Millennials have been labelled the renting generation for a while now. Living in a major city as a millennial means you’re likely to be burning a lot of your money in the rental bonfire. So the question becomes, how the hell are we expected to buy a place of our own?
Renting a bog standard 1 bed flat in London will set you back £1,246* on average per month. With a flat share, MTM and I are paying under half this at £600 per month. This means extra £s, $s and €s to throw at our savings for a house – the majority of which we are putting into a LISA and passive income streams; enabling two millennials to save a 20% deposit for a 2-bed house (somewhere inside the M25 / London) within 39 months.
Living in a flat share is saving us a huge £25,194 in rent over this period. Compounded at 5% this equates to £27,408.71.
As well as the huge financial positives, there are many social benefits too. Renting a 3-bed flat and sharing with other people means we’ll have a bigger social space. We hope to have lots of people round for dinner and drinks – saving us money going out for food! Also being in a flat share encourages us not to get too comfortable in our current situation, which will motivate us to save hard so we can eventually live on our own, in a place that we own.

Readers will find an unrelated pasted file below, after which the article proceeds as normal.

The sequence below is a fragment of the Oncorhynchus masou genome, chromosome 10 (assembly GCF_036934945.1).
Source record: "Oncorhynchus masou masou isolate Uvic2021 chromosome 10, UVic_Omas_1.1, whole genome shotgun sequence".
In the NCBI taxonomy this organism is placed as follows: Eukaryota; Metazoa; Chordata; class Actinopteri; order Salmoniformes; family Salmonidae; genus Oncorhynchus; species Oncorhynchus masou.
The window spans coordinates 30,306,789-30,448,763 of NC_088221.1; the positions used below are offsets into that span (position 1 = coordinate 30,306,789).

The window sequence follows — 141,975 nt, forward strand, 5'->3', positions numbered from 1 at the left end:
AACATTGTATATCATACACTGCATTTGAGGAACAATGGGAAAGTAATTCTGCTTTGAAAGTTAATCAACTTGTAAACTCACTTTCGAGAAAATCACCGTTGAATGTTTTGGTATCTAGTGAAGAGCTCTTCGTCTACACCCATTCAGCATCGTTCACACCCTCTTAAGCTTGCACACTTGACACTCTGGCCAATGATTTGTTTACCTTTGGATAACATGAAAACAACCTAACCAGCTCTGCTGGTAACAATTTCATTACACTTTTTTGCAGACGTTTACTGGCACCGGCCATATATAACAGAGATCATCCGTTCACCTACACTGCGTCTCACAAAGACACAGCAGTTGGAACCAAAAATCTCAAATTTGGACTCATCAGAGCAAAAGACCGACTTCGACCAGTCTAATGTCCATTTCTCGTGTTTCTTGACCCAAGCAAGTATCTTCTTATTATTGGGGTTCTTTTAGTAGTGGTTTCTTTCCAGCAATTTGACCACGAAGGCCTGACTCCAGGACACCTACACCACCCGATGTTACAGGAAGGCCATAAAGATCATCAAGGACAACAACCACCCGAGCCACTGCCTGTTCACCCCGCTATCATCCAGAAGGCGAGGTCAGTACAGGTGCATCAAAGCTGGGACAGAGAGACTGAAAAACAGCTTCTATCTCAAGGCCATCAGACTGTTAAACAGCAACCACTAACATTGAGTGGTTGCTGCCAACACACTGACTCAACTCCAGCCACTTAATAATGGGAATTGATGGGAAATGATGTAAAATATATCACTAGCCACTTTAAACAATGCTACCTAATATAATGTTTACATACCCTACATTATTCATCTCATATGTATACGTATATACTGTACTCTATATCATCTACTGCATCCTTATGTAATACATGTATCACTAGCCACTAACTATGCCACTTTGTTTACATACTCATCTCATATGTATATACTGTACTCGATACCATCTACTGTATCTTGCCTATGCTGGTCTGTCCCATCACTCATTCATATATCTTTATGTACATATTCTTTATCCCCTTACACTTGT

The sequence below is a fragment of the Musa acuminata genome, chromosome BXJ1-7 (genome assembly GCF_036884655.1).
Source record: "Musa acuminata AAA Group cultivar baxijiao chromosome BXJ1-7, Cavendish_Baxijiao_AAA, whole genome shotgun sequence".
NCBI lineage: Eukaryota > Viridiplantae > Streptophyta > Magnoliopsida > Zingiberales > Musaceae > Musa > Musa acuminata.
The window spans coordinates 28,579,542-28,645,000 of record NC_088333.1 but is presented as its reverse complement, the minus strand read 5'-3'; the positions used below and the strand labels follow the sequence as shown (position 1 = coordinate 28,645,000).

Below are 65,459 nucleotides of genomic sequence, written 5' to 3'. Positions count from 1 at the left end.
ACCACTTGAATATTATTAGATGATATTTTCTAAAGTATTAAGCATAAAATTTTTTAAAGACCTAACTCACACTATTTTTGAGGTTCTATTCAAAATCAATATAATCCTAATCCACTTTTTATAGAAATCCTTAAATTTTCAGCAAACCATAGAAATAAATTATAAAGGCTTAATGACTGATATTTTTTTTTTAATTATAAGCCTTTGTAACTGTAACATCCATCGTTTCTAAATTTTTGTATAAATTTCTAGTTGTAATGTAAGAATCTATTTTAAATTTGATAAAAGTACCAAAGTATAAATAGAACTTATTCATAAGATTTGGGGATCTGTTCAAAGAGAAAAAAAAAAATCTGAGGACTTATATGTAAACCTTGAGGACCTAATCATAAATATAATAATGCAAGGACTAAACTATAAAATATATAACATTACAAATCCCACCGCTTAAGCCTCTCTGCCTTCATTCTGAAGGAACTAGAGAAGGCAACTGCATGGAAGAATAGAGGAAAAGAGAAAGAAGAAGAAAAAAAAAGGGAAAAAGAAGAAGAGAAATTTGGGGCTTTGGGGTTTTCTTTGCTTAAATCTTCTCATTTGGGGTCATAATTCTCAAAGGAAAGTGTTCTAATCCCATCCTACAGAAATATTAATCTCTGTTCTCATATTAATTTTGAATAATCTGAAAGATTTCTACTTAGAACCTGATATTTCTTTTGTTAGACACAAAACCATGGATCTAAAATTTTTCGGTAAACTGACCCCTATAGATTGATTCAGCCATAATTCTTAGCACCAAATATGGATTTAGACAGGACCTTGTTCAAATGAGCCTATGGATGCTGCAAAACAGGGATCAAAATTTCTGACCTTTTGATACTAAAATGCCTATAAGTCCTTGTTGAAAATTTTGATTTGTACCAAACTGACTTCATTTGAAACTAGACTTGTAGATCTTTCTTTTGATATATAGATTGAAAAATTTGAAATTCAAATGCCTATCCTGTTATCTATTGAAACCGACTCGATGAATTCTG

The renting generation is facing an uphill struggle, there’s no denying that. Crazy house prices, stagnating wages and youth unemployment have left millennials truely screwed! But don’t allow yourself to be dragged into this ‘generation rent’ bracket. By educating yourself on the best way to get yourself a house, establishing what you can honestly afford and finding ways to save money like it’s running out, you really can wade out of the renting generation.
* According to Homes & Property ‘Renting in London’ January 2017
** by ‘sufficient’ I mean if you’re income is within the ballpark of the average salary based on region, you’re likely to